Another year, another new venue. Wash, rinse, repeat. With every completed journey around the sun, we’ve almost always seen one or two new music venues crop up in or around Nashville. There was the Back Corner in 2017, which is still seeking out its standing in Nashville’s live music scene.
But this is Nashville we’re talking about - a city that has experienced one of the highest rates of “crane growth” (number of cranes in the city) in the US (Seattle is the highest, with 58), so that means every new development project is going to try and figure out how to shoehorn in a music venue in the name of “one-stop-shop” entertainment utilitarianism. So without diving too far into a “diatribe as a lede” thought, that’s what brings us to The Cowan.
For the uninitiated, The Cowan is the music situated inside of Top Golf. Having never been to a Top Golf before, I can neither confirm, nor deny that other Top Golfs have music venues present on their campuses, but because Nashville’s Top Golf is in Nashville, such a location demands to have its own music venue. That way, people can enjoy live music as they shank balls left and right. Nothing like swinging a wood while someone plays music in earnest (I guess).
Anyway, if at up to this point you can’t tell by the overall tone that I’m legitimately flummoxed by the whole Top Golf/The Cowan situation, then bless you. As for the rest of us, let’s take some time to highlight one of the better aspects of The Cowan - local music - via the excellent Sunday night set from friend of the site, Paul McDonald.
Paul had the unique task of opening up for Atlas Genius on a Sunday night, following one of those beloved mid-April freezes you’ll only find in Nashville. That might seem like a lot or a little, the interpretation is always open, but you wouldn’t have known from watching McDonald, because he took to the stage like a man possessed with the rock n roll soul bravado of Rod Stewart and Wilson Pickett. He’s on the road to the release of a new album, Modern Hearts (6/1), so it wouldn’t be out of the question for this last minute local show to serve as a warm up of sorts. But once more, you wouldn’t be able to tell, as McDonald and his backing band ran through plenty of tunes off the new record with seamless ease. That record is going to be killer, believe you me.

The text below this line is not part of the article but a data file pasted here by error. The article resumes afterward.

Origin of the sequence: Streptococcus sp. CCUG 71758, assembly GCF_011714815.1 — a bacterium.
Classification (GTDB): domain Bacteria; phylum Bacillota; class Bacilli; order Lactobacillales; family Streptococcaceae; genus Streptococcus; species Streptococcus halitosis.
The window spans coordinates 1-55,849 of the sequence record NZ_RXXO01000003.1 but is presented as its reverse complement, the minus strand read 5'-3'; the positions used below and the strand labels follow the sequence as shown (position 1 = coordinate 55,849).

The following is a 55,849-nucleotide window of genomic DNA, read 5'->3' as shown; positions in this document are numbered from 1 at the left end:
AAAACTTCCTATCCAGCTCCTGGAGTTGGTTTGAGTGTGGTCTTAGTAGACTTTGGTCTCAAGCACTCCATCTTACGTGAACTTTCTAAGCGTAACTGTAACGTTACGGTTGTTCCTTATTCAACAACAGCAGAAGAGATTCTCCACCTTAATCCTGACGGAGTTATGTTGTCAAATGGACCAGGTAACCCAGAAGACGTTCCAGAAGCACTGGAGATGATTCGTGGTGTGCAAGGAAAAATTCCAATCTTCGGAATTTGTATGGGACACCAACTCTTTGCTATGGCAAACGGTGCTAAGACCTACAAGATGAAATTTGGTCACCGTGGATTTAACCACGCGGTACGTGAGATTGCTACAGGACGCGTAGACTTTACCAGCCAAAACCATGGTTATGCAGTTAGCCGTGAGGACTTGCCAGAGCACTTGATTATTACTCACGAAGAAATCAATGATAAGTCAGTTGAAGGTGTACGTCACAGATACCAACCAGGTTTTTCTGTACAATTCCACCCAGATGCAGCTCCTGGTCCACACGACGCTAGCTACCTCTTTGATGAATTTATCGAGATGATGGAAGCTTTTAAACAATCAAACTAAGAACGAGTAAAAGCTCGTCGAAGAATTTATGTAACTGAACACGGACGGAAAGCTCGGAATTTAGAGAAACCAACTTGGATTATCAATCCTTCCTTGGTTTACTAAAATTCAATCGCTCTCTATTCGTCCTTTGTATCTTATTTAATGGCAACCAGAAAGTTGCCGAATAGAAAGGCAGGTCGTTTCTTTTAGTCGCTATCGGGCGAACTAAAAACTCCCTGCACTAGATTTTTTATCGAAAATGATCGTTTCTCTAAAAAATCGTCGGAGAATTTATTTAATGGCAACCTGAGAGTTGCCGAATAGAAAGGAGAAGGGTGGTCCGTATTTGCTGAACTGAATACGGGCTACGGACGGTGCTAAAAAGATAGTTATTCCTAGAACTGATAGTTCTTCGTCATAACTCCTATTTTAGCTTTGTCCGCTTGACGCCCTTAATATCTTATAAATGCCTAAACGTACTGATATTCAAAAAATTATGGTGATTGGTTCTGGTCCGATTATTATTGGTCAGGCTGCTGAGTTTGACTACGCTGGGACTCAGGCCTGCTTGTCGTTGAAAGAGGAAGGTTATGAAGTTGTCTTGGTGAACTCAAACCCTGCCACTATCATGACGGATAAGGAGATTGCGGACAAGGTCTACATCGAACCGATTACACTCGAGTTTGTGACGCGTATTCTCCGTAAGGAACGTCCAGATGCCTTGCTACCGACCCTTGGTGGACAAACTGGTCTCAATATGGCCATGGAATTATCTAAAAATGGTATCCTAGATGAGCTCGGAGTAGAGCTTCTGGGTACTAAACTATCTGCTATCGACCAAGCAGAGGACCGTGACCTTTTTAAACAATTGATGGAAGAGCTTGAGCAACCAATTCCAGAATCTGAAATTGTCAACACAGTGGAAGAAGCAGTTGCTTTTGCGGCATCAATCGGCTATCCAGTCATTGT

There are plenty of memorable moments in a Paul McDonald show, from arguably one of the most anthemic set openers you’re going to find (“New Lovers”) to songs preceded by pithy anecdotes - before “Savannah,” Paul talked about a Bluebird writers’ round where he felt distinctly out of place amongst some legendary songwriters, and was apparently pressured by the promoter to eat some “special” chocolate. Initially, McDonald declined, but eventually, he went along for the ride, which turned out to be more of a ride than he anticipated. The next day, instead of doing his taxes, McDonald wound up writing “Savannah.”
Realistically, every song McDonald played had a fantastic lead in, ranging from hilarious to heart wrenching, but none was more enthralling than that of “Amy Darling.” In short, the tune was written for a bartender at Duke’s (!!!) named Amy, who pretty much embodied the ideal version of a bartender, there to help wash away woes, serve as a willing ear, and connect in a trying time, if only for momentary catharsis. Another highlight was the set closer, after assuming they were pressed for time and cutting things off short, McDonald played one last song - “I Ain’t Good,” which he wrote with Now/It’s alum, Leah Blevins. That’s a song to keep an ear out for, because it’s going to be huge, just like pair that wrote it. As McDonald came down into the crowd to sing, one couldn’t help but think this will likely be one of the last opening sets from Paul McDonald due to the fact his showmanship and songs are truly a cut above the rest.
So with all this to be said, let two things be your takeaway - first, The Cowan is a strange venue in theory and in reality, but the longer it’s around, the sooner it’ll find its footing (oxymoron, I know).
Second takeaway - and the more important of the two - is that Paul McDonald is that dude. An unreal performer and talent. Plus, an all-around solid guy. He’s got a special thing going on. He’s on a truly ascendant (and more than well deserved) rise in Nashville. After years of paying dues, and running the gauntlet of Nashville and entertainment in general, McDonald and his Modern Hearts record are set to make waves this summer.